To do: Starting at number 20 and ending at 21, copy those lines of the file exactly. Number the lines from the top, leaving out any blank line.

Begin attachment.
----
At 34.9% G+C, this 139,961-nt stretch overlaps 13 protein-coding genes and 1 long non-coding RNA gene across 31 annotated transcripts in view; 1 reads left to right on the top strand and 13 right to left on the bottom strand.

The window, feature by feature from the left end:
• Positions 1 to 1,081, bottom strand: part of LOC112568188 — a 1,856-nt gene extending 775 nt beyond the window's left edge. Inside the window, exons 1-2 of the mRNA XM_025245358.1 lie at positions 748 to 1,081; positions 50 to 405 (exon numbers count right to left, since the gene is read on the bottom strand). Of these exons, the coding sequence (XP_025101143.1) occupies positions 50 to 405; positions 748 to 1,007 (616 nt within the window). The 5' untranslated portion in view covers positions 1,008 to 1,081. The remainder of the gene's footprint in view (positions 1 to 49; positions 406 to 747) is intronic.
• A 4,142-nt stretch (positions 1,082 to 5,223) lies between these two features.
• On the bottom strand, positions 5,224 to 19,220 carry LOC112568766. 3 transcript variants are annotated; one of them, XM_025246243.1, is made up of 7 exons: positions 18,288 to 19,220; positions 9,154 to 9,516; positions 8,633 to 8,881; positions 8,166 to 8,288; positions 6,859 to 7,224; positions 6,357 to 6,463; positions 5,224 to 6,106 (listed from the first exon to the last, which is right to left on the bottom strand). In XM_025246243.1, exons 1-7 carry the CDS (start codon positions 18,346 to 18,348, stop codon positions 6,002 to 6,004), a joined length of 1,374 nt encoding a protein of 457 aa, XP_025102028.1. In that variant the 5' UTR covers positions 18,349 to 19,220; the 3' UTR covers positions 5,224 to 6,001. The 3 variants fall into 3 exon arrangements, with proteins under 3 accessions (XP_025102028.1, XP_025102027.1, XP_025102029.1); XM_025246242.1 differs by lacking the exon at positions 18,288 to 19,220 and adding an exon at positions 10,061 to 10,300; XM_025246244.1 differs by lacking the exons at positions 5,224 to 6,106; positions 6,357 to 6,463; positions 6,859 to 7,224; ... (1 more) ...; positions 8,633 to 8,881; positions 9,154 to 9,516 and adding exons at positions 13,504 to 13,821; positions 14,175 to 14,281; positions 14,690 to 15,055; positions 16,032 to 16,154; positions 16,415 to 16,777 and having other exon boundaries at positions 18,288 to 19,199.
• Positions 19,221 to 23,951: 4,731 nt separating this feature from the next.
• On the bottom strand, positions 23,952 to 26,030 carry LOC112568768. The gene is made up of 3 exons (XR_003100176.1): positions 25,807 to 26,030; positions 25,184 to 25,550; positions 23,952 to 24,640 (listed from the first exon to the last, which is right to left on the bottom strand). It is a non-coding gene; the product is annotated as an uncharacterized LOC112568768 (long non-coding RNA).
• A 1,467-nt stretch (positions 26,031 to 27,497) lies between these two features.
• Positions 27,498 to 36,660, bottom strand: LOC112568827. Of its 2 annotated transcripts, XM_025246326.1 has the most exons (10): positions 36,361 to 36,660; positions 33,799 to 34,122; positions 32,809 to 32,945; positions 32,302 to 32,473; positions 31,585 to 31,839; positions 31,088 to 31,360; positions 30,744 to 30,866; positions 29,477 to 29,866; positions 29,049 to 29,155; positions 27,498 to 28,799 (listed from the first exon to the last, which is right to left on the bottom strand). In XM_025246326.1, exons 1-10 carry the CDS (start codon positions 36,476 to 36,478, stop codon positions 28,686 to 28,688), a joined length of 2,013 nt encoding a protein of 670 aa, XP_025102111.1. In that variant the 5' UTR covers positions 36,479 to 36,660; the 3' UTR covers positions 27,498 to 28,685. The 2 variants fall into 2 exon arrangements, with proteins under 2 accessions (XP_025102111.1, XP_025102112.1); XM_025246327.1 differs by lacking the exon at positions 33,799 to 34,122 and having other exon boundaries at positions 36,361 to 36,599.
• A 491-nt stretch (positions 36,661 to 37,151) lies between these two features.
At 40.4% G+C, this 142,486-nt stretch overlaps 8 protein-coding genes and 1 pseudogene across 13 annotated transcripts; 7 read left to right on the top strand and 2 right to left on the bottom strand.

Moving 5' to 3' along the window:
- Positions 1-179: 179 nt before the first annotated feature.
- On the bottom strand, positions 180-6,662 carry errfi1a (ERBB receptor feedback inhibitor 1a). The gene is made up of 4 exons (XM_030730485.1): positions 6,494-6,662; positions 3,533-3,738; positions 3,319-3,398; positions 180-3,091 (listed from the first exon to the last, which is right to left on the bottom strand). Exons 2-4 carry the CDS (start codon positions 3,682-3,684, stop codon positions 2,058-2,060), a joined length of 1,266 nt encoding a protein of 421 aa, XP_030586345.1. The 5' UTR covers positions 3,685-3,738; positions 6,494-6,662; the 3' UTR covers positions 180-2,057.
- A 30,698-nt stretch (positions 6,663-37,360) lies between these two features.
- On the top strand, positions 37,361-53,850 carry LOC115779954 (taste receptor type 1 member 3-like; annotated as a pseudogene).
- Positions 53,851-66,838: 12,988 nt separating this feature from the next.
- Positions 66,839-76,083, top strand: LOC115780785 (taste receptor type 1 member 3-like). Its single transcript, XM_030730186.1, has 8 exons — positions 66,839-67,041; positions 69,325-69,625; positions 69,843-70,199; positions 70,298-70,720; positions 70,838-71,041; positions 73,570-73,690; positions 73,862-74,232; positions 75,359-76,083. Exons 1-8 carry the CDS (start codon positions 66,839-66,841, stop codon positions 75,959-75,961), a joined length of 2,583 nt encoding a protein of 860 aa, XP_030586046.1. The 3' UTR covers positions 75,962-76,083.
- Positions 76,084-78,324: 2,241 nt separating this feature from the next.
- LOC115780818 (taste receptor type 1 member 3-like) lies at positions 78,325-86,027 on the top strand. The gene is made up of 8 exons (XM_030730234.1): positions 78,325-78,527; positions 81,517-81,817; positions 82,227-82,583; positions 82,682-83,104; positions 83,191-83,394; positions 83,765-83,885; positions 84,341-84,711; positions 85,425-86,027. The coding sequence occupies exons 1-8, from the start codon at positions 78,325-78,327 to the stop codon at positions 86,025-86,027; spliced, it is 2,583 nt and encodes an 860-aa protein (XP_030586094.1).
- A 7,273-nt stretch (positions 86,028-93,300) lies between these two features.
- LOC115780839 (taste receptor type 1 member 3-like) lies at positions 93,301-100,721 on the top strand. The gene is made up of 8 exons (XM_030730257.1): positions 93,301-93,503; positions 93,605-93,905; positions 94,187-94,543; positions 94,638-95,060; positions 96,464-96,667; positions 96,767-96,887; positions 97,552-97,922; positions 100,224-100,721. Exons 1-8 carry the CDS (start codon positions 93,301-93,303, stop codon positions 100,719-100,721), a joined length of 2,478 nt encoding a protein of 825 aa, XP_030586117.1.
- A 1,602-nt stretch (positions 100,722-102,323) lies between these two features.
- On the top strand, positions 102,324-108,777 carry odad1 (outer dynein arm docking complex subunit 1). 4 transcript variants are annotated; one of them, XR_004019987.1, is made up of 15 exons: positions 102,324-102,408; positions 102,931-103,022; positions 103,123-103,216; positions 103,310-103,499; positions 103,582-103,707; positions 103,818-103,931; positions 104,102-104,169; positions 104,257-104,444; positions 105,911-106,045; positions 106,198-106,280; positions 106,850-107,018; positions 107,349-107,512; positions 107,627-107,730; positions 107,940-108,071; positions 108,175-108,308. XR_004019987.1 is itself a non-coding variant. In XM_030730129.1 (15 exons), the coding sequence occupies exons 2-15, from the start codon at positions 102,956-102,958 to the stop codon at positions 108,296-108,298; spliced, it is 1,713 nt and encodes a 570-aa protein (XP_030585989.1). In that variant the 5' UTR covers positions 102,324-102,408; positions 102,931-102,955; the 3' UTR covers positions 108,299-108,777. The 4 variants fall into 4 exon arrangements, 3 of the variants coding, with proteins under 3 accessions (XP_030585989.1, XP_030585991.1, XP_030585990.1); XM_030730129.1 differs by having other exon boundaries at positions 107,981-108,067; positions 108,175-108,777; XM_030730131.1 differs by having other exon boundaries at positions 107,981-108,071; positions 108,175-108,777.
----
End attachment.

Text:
- LOC115780818 (taste receptor type 1 member 3-like) lies at positions 78,325-86,027 on the top strand. The gene is made up of 8 exons (XM_030730234.1): positions 78,325-78,527; positions 81,517-81,817; positions 82,227-82,583; positions 82,682-83,104; positions 83,191-83,394; positions 83,765-83,885; positions 84,341-84,711; positions 85,425-86,027. The coding sequence occupies exons 1-8, from the start codon at positions 78,325-78,327 to the stop codon at positions 86,025-86,027; spliced, it is 2,583 nt and encodes an 860-aa protein (XP_030586094.1).
- A 7,273-nt stretch (positions 86,028-93,300) lies between these two features.